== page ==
Compilation Options

There are 3 main modes you can use while compiling the MES unpacker.

The normal mode uses a fairly basic compilation command:

g++ -o mes.exe -std=c++11 -iquote header "source/main.cpp" "source/MES.cpp"

The next mode, known as ddupe, will allow the app to group sequential duplicate messages together in the final repacked .mes file. This is needed for certain dialog files (e.g. muumuu.mes) that approach the 73,376-byte file size limit. Attempting to load a .mes file larger than this in-game will result in a crash.

g++ -o mes_ddupe_seq.exe -DDUPE -std=c++11 -iquote header "source/main.cpp" "source/MES.cpp"

The final mode, known as ddupe2, will group together all duplicate messages from anywhere in the dialog file. This breaks compatibility with Harrison’s MES Editor, but should otherwise work in-game. It’s not advised to use this option unless you’re unable to get below the 73,376-byte limit after using ddupe.

g++ -o mes_ddupe2_nonseq.exe -DDUPE2 -std=c++11 -iquote header "source/main.cpp" "source/MES.cpp"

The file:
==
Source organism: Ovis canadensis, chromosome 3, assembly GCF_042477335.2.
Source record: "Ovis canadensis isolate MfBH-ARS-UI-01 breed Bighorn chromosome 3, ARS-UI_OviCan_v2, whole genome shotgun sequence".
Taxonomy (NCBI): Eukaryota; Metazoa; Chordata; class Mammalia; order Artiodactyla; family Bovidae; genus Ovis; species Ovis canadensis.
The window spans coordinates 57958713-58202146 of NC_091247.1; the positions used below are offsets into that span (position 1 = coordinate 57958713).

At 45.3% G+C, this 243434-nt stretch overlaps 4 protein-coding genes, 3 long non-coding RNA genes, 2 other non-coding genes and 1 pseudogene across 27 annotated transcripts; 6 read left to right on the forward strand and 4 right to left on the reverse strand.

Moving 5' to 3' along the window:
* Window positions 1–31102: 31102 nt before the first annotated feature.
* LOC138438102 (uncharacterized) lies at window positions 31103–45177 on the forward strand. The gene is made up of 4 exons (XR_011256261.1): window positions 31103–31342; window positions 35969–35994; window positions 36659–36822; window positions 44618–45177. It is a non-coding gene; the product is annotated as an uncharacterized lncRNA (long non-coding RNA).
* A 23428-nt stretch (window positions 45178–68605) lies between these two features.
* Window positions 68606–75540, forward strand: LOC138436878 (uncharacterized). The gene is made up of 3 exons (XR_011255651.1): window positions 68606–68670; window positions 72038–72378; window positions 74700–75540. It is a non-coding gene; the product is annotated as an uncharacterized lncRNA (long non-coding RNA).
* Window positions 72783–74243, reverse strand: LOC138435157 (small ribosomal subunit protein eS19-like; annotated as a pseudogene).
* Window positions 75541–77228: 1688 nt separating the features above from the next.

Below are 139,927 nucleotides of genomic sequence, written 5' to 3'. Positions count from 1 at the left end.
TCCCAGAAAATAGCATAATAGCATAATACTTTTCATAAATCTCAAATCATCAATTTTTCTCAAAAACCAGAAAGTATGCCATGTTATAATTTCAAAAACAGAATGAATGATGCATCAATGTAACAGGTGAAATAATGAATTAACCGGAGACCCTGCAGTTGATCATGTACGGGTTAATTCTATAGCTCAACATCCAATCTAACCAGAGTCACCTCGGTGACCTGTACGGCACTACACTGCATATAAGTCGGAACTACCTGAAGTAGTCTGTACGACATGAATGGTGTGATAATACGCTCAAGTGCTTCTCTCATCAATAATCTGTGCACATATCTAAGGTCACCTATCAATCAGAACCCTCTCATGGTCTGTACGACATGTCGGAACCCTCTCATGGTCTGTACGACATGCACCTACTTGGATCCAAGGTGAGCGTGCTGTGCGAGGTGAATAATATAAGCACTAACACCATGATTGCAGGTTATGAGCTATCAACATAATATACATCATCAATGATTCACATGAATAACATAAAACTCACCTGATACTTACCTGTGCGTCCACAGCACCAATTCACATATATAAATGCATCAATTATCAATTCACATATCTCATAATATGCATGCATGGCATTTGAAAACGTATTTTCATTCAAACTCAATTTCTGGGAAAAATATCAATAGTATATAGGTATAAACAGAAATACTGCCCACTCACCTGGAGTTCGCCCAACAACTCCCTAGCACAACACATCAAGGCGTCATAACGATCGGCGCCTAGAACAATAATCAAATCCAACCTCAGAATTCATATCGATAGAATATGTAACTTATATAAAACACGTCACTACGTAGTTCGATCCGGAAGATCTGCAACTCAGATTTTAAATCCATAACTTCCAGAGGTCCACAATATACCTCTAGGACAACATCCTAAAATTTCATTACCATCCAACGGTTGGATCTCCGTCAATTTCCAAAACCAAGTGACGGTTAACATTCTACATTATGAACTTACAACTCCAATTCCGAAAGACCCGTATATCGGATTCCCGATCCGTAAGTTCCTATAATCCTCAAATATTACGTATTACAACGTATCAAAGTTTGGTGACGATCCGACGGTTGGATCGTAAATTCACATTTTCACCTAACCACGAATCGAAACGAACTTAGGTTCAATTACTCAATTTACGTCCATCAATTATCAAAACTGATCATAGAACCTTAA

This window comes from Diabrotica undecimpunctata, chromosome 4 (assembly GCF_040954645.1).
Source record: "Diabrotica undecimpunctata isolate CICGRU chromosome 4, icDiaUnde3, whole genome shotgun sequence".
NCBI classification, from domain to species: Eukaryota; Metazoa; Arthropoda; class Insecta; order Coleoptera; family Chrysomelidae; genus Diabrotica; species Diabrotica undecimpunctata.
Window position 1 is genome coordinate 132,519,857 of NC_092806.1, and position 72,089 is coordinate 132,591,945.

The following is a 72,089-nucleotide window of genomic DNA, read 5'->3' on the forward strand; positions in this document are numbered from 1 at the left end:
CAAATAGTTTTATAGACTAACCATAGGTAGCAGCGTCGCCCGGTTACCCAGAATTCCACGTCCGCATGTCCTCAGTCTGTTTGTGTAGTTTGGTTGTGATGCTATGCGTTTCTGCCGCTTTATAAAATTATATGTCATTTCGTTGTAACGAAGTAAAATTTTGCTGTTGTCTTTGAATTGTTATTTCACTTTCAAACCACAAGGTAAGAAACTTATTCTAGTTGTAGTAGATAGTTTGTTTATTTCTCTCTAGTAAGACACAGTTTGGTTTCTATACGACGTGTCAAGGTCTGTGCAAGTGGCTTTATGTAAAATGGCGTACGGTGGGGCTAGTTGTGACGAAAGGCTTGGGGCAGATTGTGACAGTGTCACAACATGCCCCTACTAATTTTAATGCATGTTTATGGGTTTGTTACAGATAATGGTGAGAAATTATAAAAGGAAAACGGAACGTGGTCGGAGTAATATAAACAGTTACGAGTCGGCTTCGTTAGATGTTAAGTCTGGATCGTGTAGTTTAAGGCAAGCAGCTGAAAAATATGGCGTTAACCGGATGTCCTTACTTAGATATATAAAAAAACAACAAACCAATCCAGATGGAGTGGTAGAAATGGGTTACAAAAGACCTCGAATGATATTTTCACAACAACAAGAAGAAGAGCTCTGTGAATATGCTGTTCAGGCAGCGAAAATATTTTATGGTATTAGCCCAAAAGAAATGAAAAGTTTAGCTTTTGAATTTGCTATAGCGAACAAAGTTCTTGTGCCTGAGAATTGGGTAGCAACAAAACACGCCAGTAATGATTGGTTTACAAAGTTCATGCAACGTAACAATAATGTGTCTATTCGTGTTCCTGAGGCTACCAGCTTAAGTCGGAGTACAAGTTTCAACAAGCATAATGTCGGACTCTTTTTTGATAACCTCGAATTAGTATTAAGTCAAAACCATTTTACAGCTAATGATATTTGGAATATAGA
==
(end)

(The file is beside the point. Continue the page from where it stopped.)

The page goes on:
Precompiled MES Unpacker (Windows 10 only)

I have also created a compiled version. The limitation of this precompiled version is that it’s limited to Windows 10 systems, since that’s the type of system I compiled it on.


mes.exe – Standard compilation

This version is recommended for almost all .mes editing use cases

mes_ddupe_seq.exe – Compiled with -DDUPE flag

This version is recommended for certain large .mes files that approach the 73,376-byte filesize limit.

e.g. muumuu.mes, son_talk.mes

It’ll group any sequential (appearing directly after one another) duplicate dialog messages together in the final output .mes file.

mes_ddupe2_nonseq.exe – Compiled with -DDUPE2 flag

This version is experimental. It’ll group any duplicate messages from anywhere in the dialog file.